One-pass potato establishment cuts costs and improves yields

Trials by crop consultants Niab Cuf have revealed that intensive cultivations have no benefit on potato yields, tuber size or quality, marking it out as a process that farmers can simplify to cut costs and improve soil structure.

Northern Irish grower Richard Orr has put this theory into practice, cutting his establishment costs by £250/ha by switching from a traditional bed-till and destoner regime to a one-pass system using a TillerStar.

The TillerStar uses patented star finger rollers to till, sieve and transform unprepared ground into ridged beds in a single action, cutting out the need for multiple passes with several machines.

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While establishment costs have been reduced, Mr Orr’s potato yields have increased by 5-10% since making the switch seven years ago to a single-bed model, and now yields on average 50t/ha.

The move was prompted by a desire to simplify the establishment process across the 15-20ha potato area as just Mr Orr and his father work the 75ha farm, where they also grow winter wheat and spring and winter barley.

The next step

However, reducing cultivations before potatoes was also the last necessary step in moving the whole farm away from ploughing.

“People said to us we wouldn’t be able to go to reduced tillage with potatoes in the rotation, so that’s when we started looking at ways we could reduce it,” he says.

Mr Orr ploughed all the land going into potatoes before using the TillerStar the first year, but after trying it straight into stubbles the following season, he now goes straight in with the machine, as it prefers firmer ground.

Now after winter or spring barley, an autumn cover crop of radish, vetch and oats is drilled to keep the soil covered over the winter months before being incorporated into the soil during establishment to help feed the potatoes.

Even in a very dry year like last season, the cover crops still fed the potatoes well.

Alongside establishment costs being reduced by 25-30%, the combination of reduced tillage and the use of cover crops means the soil isn’t slumping after the potatoes are planted.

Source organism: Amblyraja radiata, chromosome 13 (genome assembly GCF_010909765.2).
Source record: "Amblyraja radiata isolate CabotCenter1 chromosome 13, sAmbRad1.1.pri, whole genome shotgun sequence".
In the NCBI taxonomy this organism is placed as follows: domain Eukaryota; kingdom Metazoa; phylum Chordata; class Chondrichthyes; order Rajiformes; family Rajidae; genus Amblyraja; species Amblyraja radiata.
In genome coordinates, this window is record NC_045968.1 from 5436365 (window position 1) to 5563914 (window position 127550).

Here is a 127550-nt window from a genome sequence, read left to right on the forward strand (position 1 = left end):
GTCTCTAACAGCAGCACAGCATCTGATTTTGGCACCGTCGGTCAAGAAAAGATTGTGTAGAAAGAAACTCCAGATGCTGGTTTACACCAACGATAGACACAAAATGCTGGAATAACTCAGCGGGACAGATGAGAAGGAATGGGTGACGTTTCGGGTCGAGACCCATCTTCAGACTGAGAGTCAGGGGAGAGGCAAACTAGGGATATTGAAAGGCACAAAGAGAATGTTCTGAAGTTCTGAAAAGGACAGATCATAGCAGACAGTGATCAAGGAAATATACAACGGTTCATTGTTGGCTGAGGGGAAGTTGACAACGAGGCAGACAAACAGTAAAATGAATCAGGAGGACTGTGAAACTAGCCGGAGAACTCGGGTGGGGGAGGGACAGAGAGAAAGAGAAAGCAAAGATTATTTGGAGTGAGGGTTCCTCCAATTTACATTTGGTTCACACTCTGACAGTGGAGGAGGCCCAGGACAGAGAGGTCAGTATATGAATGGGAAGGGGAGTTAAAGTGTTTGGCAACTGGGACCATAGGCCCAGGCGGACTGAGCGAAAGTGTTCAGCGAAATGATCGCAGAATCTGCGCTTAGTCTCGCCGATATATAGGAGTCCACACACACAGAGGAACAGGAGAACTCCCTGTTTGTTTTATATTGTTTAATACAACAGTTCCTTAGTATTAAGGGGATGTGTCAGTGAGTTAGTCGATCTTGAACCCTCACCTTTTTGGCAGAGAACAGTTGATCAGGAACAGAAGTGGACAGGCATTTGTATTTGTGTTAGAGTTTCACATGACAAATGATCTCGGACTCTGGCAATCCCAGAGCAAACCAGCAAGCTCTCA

“We found that destoning pulverises the soil too much, whereas the combination of cover crops and reduced tillage results in better root and soil structure,” Mr Orr says.

 

Mr Orr says he hasn’t seen any negative effects from moving to reduced tillage, with potatoes going in better, although he does admit skin finish can be affected sometimes.

However, as all the potatoes grown on the farm are sold direct to consumers through the farm shop, Mr Orr is more focused on eating quality, with the cover crops helping achieve the high dry matter content demanded by consumers, while also allowing him to reduce his nitrogen inputs.

As the machine places the stones underneath the potato beds, there is no need to plough before the following crop to scatter the stones, with the ground instead being disced and tined using a Kvernland cultivator and the wheat crop drilled with a Horsch drill.

While Mr Orr feels he has determined the best establishment practice, especially as he has now upgraded to a two-bed tiller, he says there is still a lot to learn about which cover crop species are the best.

He plans to drop oats from his current mix as it is not taken out by the herbicide

Min-till establishment suits dry conditions

The cold wet delayed spring last year prompted Cornwall potato grower Jeremy Oatey to experiment with minimum tillage ahead of planting his  potato crop for the first time.

Mr Oatey grows 160ha of Estima, Michelle, Wildra and Premiere for processing and pre-packaging on the 1,200ha arable farm he manages in south-east Cornwall.

Normally, planting on the farm starts in the middle of March and is finished by the middle to end of May, but thanks to the very cold, wet spring, planting started in May last year, a full month later than usual.

Under pressure to get on with cultivation and bed-set, the team decided to try something radical in the hope that it would speed up cultivations; switching the plough for a Sumo Trio.

Cultivating barley

© Tim Scrivener

While ground preparation with the Sumo was potentially faster, and brought up the bed-till quite quickly, it is not a panacea as it can only be used in dry conditions.

Mr Oatey and his team decided to try the Sumo because conditions suddenly went very dry in late spring, and only then on specific fields totalling 20ha.

“It worked in certain circumstances where the ground was nice and dry, but if it had been wet at any depth, we would have had to plough to dry it out,” he says.

Further work needed

While yields may have suffered slightly from the change, it is difficult to determine the effect of the change in cultivations and of the extreme weather last year.

Potato yields were variable and not as had been predicted, says production manager Andrew Finnamore.

Thin land near the coast did really well due to catching sea mists, while unirrigated land performed better than irrigated.

“We have not had to do a lot of irrigation for a few years, but if the climate is changing, we will need to invest in it further to give more control,” he says.

Further work will be needed to draw conclusions from the change in cultivation, and preferably in a more normal year for weather, so the Sumo will be used on a similar area again this year if conditions are right.

Although Mr Oatey does a lot of minimum tillage in cereals on the farm already, ploughing is still carried out once or twice in the rotation, usually in front of barley or potatoes, as this results in better rooting.

Ploughing is also an effective method to keep on top of sterile brome populations on the farm, especially as there is little in the way of chemistry available to enable them to tackle the weed in winter barley.